Nothing Like It

Linda Lou Burton posting about Canberra, Australia from Little Rock, Arkansas – I’m a sucker for capitol buildings – on the Journey Across America I always dug into the story of how each state’s capitol came to be; the reasons for the choices made in design, location, and symbols. So natch, the story of Australia’s Parliament House was the first thing I wanted to dig into when I woke up in Canberra this morning (on my NDI RTW). Here’s the story straight from the Australian Government website.

Canberra Has Had Two Parliament Houses

Old Parliament House started life in a rather temporary status. It was named the Provisional Parliament House when government moved from Melbourne to the new capital of Canberra in 1927, designed to serve the needs of Parliament for a maximum of 50 years. It was built in a “Stripped” Classical style common to the 20s and 30s in Australia – no columns or pediments, but the symmetry associated with neoclassical architecture.

By the 1970s the building had exceeded its capacity and was in need of considerable repair and renovation, so plans for a new Parliament House began. The new building was opened by Queen Elizabeth II in May 1988. I don’t know what the Queen thought about it, but it’s safe to say there is nothing like it anywhere else in the Commonwealth, or for that matter, the world. Its roof is covered in grass, and the shape is, well – two boomerangs. No kidding, look at the aerial view. See the curves? And that flagpole on top is 266 feet high, weighs 275 tons, and flies a flag that is 42 x 21 feet, about half the size of a tennis court. To the right is the forefront and verandah of the building, where the public is welcomed in; a 640 sq foot mosaic by an Aboriginal artist depicts ancient western desert dreaming.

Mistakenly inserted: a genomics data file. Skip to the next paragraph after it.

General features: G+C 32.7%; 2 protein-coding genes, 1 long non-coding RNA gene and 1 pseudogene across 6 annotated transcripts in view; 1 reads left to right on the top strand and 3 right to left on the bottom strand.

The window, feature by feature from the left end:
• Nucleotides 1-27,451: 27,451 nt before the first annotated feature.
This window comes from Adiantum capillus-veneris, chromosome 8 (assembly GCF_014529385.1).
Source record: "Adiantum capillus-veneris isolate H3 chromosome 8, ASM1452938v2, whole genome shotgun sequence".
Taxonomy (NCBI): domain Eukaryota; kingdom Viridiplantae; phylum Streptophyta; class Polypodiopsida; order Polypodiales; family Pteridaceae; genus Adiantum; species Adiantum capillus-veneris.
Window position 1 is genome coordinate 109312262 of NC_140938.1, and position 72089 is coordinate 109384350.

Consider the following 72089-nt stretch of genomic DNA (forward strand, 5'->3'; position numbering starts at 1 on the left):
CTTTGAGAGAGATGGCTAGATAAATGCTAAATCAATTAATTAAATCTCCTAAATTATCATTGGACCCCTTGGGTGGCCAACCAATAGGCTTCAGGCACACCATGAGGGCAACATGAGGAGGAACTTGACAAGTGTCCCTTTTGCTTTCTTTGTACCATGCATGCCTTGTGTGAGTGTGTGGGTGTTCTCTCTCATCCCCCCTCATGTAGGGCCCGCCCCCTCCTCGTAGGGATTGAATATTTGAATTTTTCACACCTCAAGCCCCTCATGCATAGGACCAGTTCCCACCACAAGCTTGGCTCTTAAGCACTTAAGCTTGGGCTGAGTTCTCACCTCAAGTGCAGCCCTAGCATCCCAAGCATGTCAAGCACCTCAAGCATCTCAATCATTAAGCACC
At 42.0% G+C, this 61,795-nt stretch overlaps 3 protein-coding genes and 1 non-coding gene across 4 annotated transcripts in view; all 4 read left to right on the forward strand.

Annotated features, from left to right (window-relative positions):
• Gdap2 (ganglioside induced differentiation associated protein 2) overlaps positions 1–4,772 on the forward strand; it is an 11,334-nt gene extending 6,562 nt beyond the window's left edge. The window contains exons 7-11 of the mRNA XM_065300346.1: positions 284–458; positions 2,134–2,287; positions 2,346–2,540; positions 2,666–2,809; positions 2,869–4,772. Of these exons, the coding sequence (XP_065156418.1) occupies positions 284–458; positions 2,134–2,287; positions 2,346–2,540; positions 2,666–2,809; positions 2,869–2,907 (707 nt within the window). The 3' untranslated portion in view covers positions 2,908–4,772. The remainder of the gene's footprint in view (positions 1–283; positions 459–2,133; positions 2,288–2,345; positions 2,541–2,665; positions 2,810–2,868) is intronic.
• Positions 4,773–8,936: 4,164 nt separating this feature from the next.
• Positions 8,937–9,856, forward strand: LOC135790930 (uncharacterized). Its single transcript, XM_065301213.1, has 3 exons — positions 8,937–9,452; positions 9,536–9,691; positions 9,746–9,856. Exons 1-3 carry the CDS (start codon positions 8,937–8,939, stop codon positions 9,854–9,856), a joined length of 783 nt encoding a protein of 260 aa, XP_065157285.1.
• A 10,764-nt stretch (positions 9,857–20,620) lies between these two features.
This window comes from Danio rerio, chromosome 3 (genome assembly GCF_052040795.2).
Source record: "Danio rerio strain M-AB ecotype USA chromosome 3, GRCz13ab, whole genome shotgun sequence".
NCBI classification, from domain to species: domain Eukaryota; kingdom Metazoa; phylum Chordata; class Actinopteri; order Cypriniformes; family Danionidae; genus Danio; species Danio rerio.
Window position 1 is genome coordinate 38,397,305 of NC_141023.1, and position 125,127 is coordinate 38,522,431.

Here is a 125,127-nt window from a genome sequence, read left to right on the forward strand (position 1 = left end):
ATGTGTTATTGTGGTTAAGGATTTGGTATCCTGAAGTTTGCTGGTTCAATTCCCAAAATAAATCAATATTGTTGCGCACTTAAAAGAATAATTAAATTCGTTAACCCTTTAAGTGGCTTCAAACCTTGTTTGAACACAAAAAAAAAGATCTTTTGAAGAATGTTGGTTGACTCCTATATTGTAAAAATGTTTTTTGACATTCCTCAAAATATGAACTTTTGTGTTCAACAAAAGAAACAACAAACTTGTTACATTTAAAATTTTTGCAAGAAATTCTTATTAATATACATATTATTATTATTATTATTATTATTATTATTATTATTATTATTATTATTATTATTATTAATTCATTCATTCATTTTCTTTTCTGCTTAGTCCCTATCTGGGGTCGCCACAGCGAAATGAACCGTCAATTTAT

But the Old Parliament House wasn’t left out; some of the facades of the New included deliberate imitation of some patterns of the Old, so that there is a slight resemblance despite the massive difference of scale. And the Old still stands today; at the base of Capital Hill at the centre of the Parliamentary Triangle, which is the heart of Walter Burley Griffin’s design for the city of Canberra. (More about the city’s design in the next post.)

Here are some numbers to stretch your mind with regard to the scope of the New Parliament House project.

  • 320 entries were submitted in the international design competition from which Architects Mitchell/Giurgola & Thorp were chosen
  • 7 years were involved in the construction of the new Parliament House
  • 10,000 workers were involved in building and fitting out the building
  • 300,000 cubic metres of concrete went into the construction of the building
  • $1.1 billion AUD was the cost of the new Parliament House
  • 79 acres are covered by Parliament House and its landscape setting on Capital Hill
  • 4,500 rooms are in Parliament House
  • 5,000+ people work in the building when Parliament sits
  • 1 million people visit Parliament House annually
  • 200 years is how long Parliament House is designed to last

I can only say – it’s worth a trip to Australia just to see this building!

A few words directly from the Parliament House site about the Chambers:

Parliament House is the heart of Australian parliamentary democracy, and one of the most open parliamentary buildings in the world. It was designed to encourage public access and involvement while responding to the Australian climate, landscape, vegetation, and even the quality of the light.

The House of Representatives has 151 members and is the house in which government is formed. The colour scheme of the House Chambers reflects the green associated with British Parliament’s House of Commons and the eucalypt green of the Australian landscape.

The Senate, or upper house, has 76 senators: 12 from each state and two each from the Northern Territory and the Australian Capital Territory. The Senate Chambers reflect the red of British Parliament’s House of Lords and the shades of ochre red in the Australian landscape.

The Members’ Hall lies at the centre of Parliament House and is not open to the public. Inlaid on the first floor is a bronze Federation Star, representing each of the states and mainland territories of Australia; flowing water comes into the Reflective Pool.

Parliament House Entry